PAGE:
Merle
M (Merle) Locus
Unlikely to have merle pattern
Harlequin
No impact on coat pattern
Other Coat Traits

Other Coat Traits

Furnishings LINKAGE
Likely unfurnished (no mustache, beard, and/or eyebrows)
Coat Length
Likely short or mid-length coat
Shedding
Likely heavy/seasonal shedding
Coat Texture
Likely straight coat
Hairlessness (Xolo type) LINKAGE
Very unlikely to be hairless
Hairlessness (Terrier type)
Very unlikely to be hairless
Oculocutaneous Albinism Type 2 LINKAGE
Likely not albino
Other Body Features

Other Body Features

Muzzle Length
Likely medium or long muzzle
Tail Length
Likely normal-length tail
Hind Dew Claws
Unlikely to have hind dew claws
Back Muscling & Bulk (Large Breed)
Likely normal muscling
Eye Color LINKAGE
Less likely to have blue eyes
Body Size

Body Size

Body Size 1
Intermediate
Body Size 2
Larger
Body Size 3
Larger
Body Size 4
Smaller
Body Size 5
Larger
Performance

Performance

Altitude Adaptation
Normal altitude tolerance
Appetite LINKAGE
Normal food motivation

Through Lycan’s mitochondrial DNA we can trace his mother’s ancestry back to where dogs and people first became friends. This map helps you visualize the routes that his ancestors took to your home. Their story is described below the map.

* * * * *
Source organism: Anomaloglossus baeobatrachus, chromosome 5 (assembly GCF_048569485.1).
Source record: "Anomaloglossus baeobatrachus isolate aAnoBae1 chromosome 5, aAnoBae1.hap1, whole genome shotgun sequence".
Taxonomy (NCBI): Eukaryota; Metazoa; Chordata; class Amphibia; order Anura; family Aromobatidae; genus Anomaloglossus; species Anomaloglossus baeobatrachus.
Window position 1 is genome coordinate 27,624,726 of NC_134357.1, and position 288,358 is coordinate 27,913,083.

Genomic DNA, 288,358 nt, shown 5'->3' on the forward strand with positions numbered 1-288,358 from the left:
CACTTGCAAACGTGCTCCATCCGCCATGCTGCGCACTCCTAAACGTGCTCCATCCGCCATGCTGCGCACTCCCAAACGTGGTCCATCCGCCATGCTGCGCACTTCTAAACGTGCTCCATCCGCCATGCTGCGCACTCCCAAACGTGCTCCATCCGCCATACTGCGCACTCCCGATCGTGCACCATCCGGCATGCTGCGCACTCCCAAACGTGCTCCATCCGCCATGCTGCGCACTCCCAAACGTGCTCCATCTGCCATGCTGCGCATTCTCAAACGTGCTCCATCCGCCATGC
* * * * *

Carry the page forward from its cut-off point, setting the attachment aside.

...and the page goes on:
Haplogroup

C2

Haplotype

C40

Map

C2

Lycan’s Haplogroup

C2 is a very old female lineage found more commonly among English Setters, English Bulldogs, and American Eskimo Dogs. We also see C2 in village dogs in South Asia. Rather than having a few characteristic breeds representing this lineage particularly well, it is present in a few uncommon individuals of many different breeds. Unlike some European breed lineages that have seen skyrocketing popularity along the path to the modern dogs we see today, C2 tends to reflect the deep history of man's best friend.

C40

Lycan’s Haplotype

Part of the C2 haplogroup, this haplotype occurs most frequently in mixed breed dogs.

Some other Embark dogs with this haplotype: